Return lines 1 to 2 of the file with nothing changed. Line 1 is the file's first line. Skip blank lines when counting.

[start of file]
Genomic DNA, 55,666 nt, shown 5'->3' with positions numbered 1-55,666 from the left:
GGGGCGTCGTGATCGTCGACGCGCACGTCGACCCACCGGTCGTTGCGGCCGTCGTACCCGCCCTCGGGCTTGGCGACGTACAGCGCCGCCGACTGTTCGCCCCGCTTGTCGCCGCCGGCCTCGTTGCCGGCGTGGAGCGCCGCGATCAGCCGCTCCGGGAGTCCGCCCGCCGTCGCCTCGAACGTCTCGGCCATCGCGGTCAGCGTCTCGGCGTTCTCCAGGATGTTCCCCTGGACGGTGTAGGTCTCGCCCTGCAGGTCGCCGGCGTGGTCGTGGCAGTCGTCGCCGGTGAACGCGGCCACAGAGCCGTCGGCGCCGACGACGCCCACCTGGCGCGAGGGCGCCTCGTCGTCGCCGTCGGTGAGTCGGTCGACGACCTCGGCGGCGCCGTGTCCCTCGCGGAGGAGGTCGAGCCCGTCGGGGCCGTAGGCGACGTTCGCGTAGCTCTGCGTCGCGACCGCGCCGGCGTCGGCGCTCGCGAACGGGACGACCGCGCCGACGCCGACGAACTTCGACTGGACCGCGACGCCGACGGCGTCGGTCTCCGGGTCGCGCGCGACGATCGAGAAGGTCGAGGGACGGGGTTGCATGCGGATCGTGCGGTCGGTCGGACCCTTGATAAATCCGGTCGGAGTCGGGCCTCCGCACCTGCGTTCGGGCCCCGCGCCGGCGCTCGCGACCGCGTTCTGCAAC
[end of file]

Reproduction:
Genomic DNA, 55,666 nt, shown 5'->3' with positions numbered 1-55,666 from the left:
GGGGCGTCGTGATCGTCGACGCGCACGTCGACCCACCGGTCGTTGCGGCCGTCGTACCCGCCCTCGGGCTTGGCGACGTACAGCGCCGCCGACTGTTCGCCCCGCTTGTCGCCGCCGGCCTCGTTGCCGGCGTGGAGCGCCGCGATCAGCCGCTCCGGGAGTCCGCCCGCCGTCGCCTCGAACGTCTCGGCCATCGCGGTCAGCGTCTCGGCGTTCTCCAGGATGTTCCCCTGGACGGTGTAGGTCTCGCCCTGCAGGTCGCCGGCGTGGTCGTGGCAGTCGTCGCCGGTGAACGCGGCCACAGAGCCGTCGGCGCCGACGACGCCCACCTGGCGCGAGGGCGCCTCGTCGTCGCCGTCGGTGAGTCGGTCGACGACCTCGGCGGCGCCGTGTCCCTCGCGGAGGAGGTCGAGCCCGTCGGGGCCGTAGGCGACGTTCGCGTAGCTCTGCGTCGCGACCGCGCCGGCGTCGGCGCTCGCGAACGGGACGACCGCGCCGACGCCGACGAACTTCGACTGGACCGCGACGCCGACGGCGTCGGTCTCCGGGTCGCGCGCGACGATCGAGAAGGTCGAGGGACGGGGTTGCATGCGGATCGTGCGGTCGGTCGGACCCTTGATAAATCCGGTCGGAGTCGGGCCTCCGCACCTGCGTTCGGGCCCCGCGCCGGCGCTCGCGACCGCGTTCTGCAAC